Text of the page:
Worth a Pretty Penny: 3 Places in Your Home You Can Find Recyclable Copper
Many homeowners are surprised to hear that they can actually make quite a bit of money from some of the materials that are already laying around their houses. Copper is especially valuable, and you could have more than you think. If you would like to make some extra cash, then it might be worth it to spend a little bit of time searching your home for recyclable copper.
Many old electronic devices are very difficult to recycle because they take quite a bit of time to break down and are often filled with some toxic materials. That being said, getting the copper out yourself could be relatively easy. Older TVs and computer displays generally have copper spools and wires that can quickly be taken out with nothing more than some basic tools. If you can’t find any pieces that are obviously copper right away, then the wires could be insulated. To remove the insulation, you will need to use a wire stripper or another similar tool.
You probably shouldn't rip out your new appliances for a little bit of wire. However, when you’ve got old appliances to replace, you might want to open them up before throwing them out. Much like TVs and monitors, appliances often have long strands of copper wire that are used to transfer power to all of the various components. In addition to copper wires, you might also be able to find some copper pipes in your refrigerator or washing machine. If you notice copper pipes in your appliances, then you will probably need a wrench to loosen or remove the brackets.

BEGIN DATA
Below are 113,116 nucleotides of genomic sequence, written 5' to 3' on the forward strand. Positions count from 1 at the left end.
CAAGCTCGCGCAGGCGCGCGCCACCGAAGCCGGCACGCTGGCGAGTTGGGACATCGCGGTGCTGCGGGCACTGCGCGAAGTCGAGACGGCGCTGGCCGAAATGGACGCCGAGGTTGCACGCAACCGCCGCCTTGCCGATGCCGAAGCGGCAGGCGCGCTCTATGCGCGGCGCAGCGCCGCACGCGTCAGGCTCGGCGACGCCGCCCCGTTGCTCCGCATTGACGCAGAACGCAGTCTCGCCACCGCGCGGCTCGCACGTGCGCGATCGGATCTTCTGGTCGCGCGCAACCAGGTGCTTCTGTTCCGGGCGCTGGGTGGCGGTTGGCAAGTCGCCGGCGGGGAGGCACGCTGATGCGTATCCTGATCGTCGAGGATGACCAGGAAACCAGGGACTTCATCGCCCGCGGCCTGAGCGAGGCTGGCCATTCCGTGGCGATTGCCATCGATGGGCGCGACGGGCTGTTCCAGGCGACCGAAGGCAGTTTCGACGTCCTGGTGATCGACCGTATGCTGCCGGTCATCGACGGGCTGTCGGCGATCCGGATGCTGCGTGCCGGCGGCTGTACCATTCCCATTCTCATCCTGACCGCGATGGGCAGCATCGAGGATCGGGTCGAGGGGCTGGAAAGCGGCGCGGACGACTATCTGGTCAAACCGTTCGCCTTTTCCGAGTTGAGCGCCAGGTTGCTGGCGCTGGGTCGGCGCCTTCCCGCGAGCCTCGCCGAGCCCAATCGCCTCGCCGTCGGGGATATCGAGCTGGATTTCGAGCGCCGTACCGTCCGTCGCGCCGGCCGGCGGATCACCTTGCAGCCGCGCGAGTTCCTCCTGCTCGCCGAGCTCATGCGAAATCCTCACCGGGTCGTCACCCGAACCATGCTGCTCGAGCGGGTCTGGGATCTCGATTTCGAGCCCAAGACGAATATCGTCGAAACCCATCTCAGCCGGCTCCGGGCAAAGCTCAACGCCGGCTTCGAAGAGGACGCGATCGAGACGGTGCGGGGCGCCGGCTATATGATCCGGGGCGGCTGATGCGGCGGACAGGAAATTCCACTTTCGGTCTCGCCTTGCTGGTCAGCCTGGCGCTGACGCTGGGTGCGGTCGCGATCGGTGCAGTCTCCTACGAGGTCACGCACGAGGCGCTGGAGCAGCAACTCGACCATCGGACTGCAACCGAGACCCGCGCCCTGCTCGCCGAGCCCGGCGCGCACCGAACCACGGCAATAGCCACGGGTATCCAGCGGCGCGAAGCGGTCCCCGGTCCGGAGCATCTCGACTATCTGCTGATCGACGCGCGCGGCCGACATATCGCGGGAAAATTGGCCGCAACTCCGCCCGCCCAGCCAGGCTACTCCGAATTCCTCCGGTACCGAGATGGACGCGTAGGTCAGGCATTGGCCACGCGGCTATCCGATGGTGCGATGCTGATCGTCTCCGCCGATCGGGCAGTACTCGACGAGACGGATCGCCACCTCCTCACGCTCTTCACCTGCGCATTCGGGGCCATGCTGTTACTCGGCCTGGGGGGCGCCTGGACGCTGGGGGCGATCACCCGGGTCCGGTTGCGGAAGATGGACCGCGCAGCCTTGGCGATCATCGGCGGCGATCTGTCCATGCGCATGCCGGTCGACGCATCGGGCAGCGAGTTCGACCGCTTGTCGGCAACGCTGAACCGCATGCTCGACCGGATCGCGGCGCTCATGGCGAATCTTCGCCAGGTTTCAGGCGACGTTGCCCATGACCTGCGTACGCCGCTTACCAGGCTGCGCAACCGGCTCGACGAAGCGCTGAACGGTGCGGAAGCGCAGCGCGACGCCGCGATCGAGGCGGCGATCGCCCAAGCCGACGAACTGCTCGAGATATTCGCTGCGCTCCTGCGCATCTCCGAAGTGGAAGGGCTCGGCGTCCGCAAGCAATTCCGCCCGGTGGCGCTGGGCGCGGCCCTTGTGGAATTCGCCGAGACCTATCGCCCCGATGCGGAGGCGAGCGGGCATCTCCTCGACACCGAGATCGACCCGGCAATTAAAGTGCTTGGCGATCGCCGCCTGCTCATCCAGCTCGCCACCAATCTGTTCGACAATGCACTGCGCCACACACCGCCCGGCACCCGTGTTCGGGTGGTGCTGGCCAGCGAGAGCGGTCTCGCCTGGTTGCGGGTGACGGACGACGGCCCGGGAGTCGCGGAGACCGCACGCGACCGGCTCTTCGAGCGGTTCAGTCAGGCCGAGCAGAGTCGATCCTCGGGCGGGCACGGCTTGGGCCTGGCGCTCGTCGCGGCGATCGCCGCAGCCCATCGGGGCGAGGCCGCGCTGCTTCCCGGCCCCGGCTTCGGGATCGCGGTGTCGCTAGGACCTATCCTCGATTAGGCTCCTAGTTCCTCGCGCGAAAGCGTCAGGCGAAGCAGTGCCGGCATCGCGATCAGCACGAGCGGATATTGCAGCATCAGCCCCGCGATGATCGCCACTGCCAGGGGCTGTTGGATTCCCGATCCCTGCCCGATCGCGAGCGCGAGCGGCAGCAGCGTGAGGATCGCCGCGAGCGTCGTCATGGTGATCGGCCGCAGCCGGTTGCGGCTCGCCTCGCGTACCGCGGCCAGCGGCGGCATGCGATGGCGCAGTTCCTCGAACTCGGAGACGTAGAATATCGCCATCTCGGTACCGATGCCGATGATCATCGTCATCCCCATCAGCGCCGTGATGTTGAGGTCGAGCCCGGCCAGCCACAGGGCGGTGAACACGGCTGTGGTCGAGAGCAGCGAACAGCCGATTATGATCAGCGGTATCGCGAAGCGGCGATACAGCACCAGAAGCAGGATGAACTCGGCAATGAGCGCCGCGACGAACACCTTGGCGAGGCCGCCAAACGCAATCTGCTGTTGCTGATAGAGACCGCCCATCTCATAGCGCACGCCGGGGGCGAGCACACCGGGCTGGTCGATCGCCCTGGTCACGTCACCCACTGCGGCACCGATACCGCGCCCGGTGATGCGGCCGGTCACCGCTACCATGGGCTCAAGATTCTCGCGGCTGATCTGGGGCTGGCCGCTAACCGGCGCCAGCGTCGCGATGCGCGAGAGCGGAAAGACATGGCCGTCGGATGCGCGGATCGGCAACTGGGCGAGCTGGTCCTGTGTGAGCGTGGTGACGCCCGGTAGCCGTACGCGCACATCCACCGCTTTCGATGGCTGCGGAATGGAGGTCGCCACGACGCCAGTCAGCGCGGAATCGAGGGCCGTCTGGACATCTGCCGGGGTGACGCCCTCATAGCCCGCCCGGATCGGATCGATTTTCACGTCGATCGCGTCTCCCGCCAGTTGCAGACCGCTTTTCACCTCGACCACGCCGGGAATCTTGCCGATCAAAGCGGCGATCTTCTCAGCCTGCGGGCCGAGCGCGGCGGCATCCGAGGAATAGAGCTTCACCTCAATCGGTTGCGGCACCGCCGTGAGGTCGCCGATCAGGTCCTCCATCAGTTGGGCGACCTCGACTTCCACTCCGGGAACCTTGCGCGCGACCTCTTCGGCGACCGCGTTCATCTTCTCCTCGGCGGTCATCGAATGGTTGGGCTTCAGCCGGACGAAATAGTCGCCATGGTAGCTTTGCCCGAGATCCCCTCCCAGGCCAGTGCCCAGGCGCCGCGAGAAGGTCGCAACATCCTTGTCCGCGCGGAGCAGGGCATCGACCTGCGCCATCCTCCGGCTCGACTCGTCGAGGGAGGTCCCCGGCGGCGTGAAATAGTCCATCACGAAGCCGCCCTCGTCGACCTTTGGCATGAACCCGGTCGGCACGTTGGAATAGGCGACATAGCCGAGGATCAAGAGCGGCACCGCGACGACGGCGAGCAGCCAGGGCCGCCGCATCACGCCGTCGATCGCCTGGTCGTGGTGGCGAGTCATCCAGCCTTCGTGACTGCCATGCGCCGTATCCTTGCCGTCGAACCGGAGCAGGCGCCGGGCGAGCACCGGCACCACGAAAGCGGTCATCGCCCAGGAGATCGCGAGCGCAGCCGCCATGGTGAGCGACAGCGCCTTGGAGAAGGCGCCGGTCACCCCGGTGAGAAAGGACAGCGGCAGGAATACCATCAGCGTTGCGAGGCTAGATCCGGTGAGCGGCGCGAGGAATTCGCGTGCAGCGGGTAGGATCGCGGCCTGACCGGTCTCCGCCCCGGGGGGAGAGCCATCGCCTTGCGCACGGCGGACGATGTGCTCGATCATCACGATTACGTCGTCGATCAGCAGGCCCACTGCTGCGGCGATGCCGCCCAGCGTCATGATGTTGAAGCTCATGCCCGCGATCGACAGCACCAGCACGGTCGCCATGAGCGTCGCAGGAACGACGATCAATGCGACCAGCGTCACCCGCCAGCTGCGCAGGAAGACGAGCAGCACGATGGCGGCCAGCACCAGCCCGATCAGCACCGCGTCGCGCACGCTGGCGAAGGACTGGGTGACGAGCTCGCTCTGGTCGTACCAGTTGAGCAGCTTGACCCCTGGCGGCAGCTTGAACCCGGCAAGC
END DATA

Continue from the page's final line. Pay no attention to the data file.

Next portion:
When it comes to copper recycling, your plumbing could be a goldmine. For many years, copper was the preferred material for residential plumbing systems because it was very easy to work with and resistant to bacterial growth. Recently, many homeowners have switched over to PEX and other polymer pipes because of their durability. Those individuals should consider keeping all of the old pipes so that they can be recycled. Recycling the old copper pipes could help you cover some or all of the costs of your new PEX pipes depending on how much metal can be salvaged.
In addition to copper, you might also want to consider recycling some of the other unused metal items around your home. Two of the best options are iron and aluminum, and those materials can be found in a wide variety of products.